Tag Archives: ptsd


11 Mar

maybe one day,

i will use your name,

but not today,

when there is so much at stake.

today i am not brave,

and the gaslights you dropped inside of

me fill my mouth until it is mute

like cotton, like the thistledown outside

your house in Shelton.

maybe one day

i will stop cowering before her

and the shit she might talk

loudly, over my voice

and the friendship and love that

guilt me into submission.

not today.


i am not brave.



11 Mar

and i want to cross my arms

like an insect’s legs across my breasts;

and solder my hoodie

to my exposed skin

for the first time in three years.

and for the first time in three years,

my body is not

lofted by wings, but rather

a dessicated husk

with its hairs on end.

i’m different, because i build the cocoon

and fold my skeletal legs across my thorax

inside of it

and don’t bloom.

i was already a butterfly.

now, i am

an exoskeleton

filled with rot.

new symptoms bloom on my skin,

lilke bot flies.

quit laying your eggs

inside of me.

but did you

10 Mar

it sickens me to think

that you could have


a damned thing

10 Mar

we hugged,

last time i saw you.


what would i say this time?

i would say that i don’t

have to justify

protecting myself from you.

i wouldn’t say a damn thing.

I won’t shake your hand

10 Mar

because i’m no longer deluding myself,

and now it horrifies me thinking about

what you were doing to me

behind my back.

Things that we learned in school.

11 Feb


Things that we learned in school.


For me it wasn’t spitballs. I mean, it was, but it was also those little pointy pencil leads that you stack inside a hollow plastic tube. They used to shoot them at me.

But the point

is that they hated. Hated you. Enough. To shoot something at you. A spitball. A pencil lead. A word.


A look.


It wasn’t just their fists. It was their words.

It wasn’t just their words. It was their elite, their inside, their together and you weren’t part of that. You were never part of that. You weren’t part of the collective, the average, the safe. The left alone. Those who belong, because you didn’t.

You never belonged enough
to be left alone.
To blend in.

Some. People. Have. PTSD because they couldn’t blend in enough to avoid the spitballs, the dodgeballs, the stories, the rumors.

Some people are more traumatized by their childhood and the names and the trash cans and the lockers and the spitballs then they were by the goddamn Viet Cong, because nobody told them to just ignore the Viet Cong and they would go away.

You know it. I know it. They don’t go away.

Ignoring them does not make them go away.

Telling them to go away does not make them go away.

Quick retorts only make them come back




Fists do not make them go away.


Even suicide doesn’t make them go away. They continue

to spread rumors, to whisper. . . To defame you and harass your family, your siblings, your friends.


You cannot make them go away.

We know how much BS it is to tell a kid that ignoring them makes them go away.

We know what it takes just to fucking survive.

But you learned. You learned, I learned, to survive.


You learned to blend in.


You learned to find a group, the fringe, the tossed out, the ones that don’t fit anywhere else, the Freaks, and hide yourself among their numbers.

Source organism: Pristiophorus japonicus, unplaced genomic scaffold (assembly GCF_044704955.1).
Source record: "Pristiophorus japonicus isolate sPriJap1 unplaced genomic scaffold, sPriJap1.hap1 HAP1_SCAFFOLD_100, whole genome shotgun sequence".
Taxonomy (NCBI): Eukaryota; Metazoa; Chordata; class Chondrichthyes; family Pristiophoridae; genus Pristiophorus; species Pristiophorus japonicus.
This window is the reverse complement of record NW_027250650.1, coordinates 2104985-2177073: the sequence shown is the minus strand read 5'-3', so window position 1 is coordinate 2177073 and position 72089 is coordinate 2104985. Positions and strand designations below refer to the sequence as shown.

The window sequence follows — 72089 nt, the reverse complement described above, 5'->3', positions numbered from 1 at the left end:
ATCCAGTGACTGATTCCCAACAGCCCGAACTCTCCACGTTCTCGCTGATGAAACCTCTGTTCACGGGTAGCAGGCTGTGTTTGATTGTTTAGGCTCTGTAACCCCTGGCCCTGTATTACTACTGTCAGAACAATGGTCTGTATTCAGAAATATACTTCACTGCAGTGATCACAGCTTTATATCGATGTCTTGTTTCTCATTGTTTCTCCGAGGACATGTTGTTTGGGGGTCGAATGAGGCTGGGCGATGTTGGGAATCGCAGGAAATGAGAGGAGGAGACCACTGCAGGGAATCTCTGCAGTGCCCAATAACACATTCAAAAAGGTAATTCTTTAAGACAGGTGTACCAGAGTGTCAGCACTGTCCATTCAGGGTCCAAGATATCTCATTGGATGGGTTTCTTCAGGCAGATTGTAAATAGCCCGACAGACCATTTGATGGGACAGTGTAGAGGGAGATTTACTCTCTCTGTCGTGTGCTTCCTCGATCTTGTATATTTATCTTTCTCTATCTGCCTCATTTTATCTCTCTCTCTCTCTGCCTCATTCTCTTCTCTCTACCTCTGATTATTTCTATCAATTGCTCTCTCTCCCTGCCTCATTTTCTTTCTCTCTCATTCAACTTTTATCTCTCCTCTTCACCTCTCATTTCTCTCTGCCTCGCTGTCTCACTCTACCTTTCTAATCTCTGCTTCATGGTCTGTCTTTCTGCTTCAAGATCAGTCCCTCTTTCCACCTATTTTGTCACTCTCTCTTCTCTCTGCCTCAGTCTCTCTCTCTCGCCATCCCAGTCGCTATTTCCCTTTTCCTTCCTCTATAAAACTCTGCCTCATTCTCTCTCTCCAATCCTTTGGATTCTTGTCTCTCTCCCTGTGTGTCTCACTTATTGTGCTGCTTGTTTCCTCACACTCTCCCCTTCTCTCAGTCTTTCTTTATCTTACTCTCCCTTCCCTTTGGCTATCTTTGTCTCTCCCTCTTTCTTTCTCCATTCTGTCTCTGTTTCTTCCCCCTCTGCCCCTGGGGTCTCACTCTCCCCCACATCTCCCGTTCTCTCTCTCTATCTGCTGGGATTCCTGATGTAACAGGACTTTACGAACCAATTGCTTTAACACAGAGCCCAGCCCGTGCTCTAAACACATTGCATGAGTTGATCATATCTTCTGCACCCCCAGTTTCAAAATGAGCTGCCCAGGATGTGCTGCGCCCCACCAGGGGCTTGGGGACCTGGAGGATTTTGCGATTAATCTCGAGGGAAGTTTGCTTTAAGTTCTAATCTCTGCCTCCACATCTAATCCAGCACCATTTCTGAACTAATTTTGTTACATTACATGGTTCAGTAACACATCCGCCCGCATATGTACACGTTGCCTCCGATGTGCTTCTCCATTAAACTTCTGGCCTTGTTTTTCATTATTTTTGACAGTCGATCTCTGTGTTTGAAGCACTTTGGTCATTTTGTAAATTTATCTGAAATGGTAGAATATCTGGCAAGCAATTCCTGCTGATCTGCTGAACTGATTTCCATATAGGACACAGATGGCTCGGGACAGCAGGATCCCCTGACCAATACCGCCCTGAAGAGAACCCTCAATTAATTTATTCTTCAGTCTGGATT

You learned to pretend. Learned to be someone you weren’t.


You learned to hide, behind books, behind cargo pants and gray sweatshirts, behind a quiet exterior. Behind the other kids in the back of the class, behind someone less fortunate than you. Behind music, behind a friend, behind a violent reputation. Behind a smile.

And you learned to hide from yourself.


You learned to go home each day and scream just to let out what felt like barbed wire in your throat and your chest and your bowels. You learned to take up a razor to mute the sound of the words. You learned to sleep, so you didn’t have to think or feel or be.

You learned to lie to your parents and you learned to act like everything was fine.

You learned that if you are going to survive, sometimes you have to have ways to convince yourself that everything is fine.

We learned.

We. Learned. To. Survive.

We learned that telling a teacher doesn’t get you anywhere.

We learned that retaliating only makes it worse.


We learned how brilliant they were, how cunning, the million and seven ways that they found to be discreet in their mistreatment, to make you look like the aggressor, to hide their barbs and their attacks as they pushed every button you had until all of the buttons broke.


Some of us learned to look inside for beauty. To surround ourselves with kind and open-minded people.

Some of us

learned to think that we were worthless. That we didn’t deserve love. We learned what we were taught, that we were ugly and retarded and freaky, and we filled our lives with people who convinced us that this was true, and even now we can’t convince ourselves that we deserve better.

Some of us learned to feel hopeless. And some of us gave up.

Some of them

are no longer with us.


But we are here.



All of us who survived.

We know how it feels to feel hated. We know how it feels to not want to feel. We know, we know what it took to make it this far. We know how it feels to GIVE UP. And this . . .

This . . .

This is what we learned in school.


It is time to relearn. It is time to teach ourselves

to love ourselves

and to surround ourselves

with people who love us

for ourselves,

and not what they can take from us.

Not because mistreating us makes them feel stronger. They are not stronger. 









Take the lessons you were taught and throw out the ones that don’t heal you




you are worth everything. relearn everything.